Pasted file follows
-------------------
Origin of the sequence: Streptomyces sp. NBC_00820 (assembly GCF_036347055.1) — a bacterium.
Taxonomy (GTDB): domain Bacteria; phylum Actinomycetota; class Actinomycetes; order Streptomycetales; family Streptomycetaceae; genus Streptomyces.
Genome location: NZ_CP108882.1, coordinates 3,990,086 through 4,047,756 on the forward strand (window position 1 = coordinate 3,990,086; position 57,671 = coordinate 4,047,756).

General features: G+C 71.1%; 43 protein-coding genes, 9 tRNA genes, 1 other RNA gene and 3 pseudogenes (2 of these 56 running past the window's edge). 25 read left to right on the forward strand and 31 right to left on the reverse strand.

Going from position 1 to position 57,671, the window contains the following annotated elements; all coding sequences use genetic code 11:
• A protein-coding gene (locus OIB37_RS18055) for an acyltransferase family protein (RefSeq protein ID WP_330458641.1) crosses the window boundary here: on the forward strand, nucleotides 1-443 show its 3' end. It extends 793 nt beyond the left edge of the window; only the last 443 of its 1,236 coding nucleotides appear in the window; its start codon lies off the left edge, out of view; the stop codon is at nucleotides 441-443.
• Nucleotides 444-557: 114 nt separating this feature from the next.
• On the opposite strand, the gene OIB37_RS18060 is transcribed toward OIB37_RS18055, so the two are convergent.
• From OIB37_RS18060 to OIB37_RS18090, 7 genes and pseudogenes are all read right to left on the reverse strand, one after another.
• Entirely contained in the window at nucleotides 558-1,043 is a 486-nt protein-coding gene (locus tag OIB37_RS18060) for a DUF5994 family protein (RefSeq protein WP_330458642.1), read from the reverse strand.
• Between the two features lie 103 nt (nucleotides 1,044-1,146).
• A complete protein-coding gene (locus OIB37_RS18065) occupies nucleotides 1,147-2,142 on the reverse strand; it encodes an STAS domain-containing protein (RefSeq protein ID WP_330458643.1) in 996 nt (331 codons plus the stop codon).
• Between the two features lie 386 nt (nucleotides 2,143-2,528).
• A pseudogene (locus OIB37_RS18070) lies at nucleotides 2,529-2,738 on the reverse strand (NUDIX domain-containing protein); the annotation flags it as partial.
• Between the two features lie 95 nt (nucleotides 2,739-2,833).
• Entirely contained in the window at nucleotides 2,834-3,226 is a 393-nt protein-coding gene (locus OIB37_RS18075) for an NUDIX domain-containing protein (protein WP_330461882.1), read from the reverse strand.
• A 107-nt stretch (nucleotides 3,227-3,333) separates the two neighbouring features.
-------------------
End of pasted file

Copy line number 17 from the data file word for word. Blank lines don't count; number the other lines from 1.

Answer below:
• A 107-nt stretch (nucleotides 3,227-3,333) separates the two neighbouring features.